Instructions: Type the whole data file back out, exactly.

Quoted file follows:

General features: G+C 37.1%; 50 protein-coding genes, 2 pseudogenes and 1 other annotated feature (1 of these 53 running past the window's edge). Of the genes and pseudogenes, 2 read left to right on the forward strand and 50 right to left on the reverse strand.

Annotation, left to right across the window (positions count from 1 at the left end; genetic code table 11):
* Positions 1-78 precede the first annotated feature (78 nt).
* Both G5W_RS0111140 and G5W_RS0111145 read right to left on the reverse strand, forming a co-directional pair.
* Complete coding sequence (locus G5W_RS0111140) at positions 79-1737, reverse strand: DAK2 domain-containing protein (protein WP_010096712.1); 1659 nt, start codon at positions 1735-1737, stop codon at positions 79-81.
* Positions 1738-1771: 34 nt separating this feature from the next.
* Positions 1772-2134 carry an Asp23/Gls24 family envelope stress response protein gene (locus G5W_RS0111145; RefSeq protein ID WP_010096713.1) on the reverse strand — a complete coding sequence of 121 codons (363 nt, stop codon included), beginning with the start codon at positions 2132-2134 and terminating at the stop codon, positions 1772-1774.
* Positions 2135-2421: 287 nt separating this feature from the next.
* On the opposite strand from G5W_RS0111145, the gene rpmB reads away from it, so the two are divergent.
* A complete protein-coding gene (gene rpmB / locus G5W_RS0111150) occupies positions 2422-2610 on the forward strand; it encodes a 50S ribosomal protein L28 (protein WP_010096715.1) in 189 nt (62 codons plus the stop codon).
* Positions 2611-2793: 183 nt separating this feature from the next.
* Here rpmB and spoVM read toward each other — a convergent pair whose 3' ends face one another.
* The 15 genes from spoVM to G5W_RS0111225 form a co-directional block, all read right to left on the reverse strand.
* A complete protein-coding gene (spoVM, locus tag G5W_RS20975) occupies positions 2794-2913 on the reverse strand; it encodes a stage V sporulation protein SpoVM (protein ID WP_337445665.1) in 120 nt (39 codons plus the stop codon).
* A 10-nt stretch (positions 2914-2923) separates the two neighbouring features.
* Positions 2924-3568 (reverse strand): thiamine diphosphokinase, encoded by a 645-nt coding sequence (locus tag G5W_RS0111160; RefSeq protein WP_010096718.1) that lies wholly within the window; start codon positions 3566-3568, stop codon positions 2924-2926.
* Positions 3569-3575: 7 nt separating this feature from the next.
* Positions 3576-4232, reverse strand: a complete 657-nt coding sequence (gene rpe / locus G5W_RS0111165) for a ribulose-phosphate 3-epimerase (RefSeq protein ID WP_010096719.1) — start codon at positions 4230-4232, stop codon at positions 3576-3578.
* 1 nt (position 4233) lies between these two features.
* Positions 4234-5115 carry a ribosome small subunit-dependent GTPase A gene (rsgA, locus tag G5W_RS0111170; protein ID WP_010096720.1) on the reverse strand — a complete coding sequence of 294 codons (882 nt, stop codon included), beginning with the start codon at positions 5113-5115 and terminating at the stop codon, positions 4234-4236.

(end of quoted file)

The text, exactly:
General features: G+C 37.1%; 50 protein-coding genes, 2 pseudogenes and 1 other annotated feature (1 of these 53 running past the window's edge). Of the genes and pseudogenes, 2 read left to right on the forward strand and 50 right to left on the reverse strand.

Annotation, left to right across the window (positions count from 1 at the left end; genetic code table 11):
* Positions 1-78 precede the first annotated feature (78 nt).
* Both G5W_RS0111140 and G5W_RS0111145 read right to left on the reverse strand, forming a co-directional pair.
* Complete coding sequence (locus G5W_RS0111140) at positions 79-1737, reverse strand: DAK2 domain-containing protein (protein WP_010096712.1); 1659 nt, start codon at positions 1735-1737, stop codon at positions 79-81.
* Positions 1738-1771: 34 nt separating this feature from the next.
* Positions 1772-2134 carry an Asp23/Gls24 family envelope stress response protein gene (locus G5W_RS0111145; RefSeq protein ID WP_010096713.1) on the reverse strand — a complete coding sequence of 121 codons (363 nt, stop codon included), beginning with the start codon at positions 2132-2134 and terminating at the stop codon, positions 1772-1774.
* Positions 2135-2421: 287 nt separating this feature from the next.
* On the opposite strand from G5W_RS0111145, the gene rpmB reads away from it, so the two are divergent.
* A complete protein-coding gene (gene rpmB / locus G5W_RS0111150) occupies positions 2422-2610 on the forward strand; it encodes a 50S ribosomal protein L28 (protein WP_010096715.1) in 189 nt (62 codons plus the stop codon).
* Positions 2611-2793: 183 nt separating this feature from the next.
* Here rpmB and spoVM read toward each other — a convergent pair whose 3' ends face one another.
* The 15 genes from spoVM to G5W_RS0111225 form a co-directional block, all read right to left on the reverse strand.
* A complete protein-coding gene (spoVM, locus tag G5W_RS20975) occupies positions 2794-2913 on the reverse strand; it encodes a stage V sporulation protein SpoVM (protein ID WP_337445665.1) in 120 nt (39 codons plus the stop codon).
* A 10-nt stretch (positions 2914-2923) separates the two neighbouring features.
* Positions 2924-3568 (reverse strand): thiamine diphosphokinase, encoded by a 645-nt coding sequence (locus tag G5W_RS0111160; RefSeq protein WP_010096718.1) that lies wholly within the window; start codon positions 3566-3568, stop codon positions 2924-2926.
* Positions 3569-3575: 7 nt separating this feature from the next.
* Positions 3576-4232, reverse strand: a complete 657-nt coding sequence (gene rpe / locus G5W_RS0111165) for a ribulose-phosphate 3-epimerase (RefSeq protein ID WP_010096719.1) — start codon at positions 4230-4232, stop codon at positions 3576-3578.
* 1 nt (position 4233) lies between these two features.
* Positions 4234-5115 carry a ribosome small subunit-dependent GTPase A gene (rsgA, locus tag G5W_RS0111170; protein ID WP_010096720.1) on the reverse strand — a complete coding sequence of 294 codons (882 nt, stop codon included), beginning with the start codon at positions 5113-5115 and terminating at the stop codon, positions 4234-4236.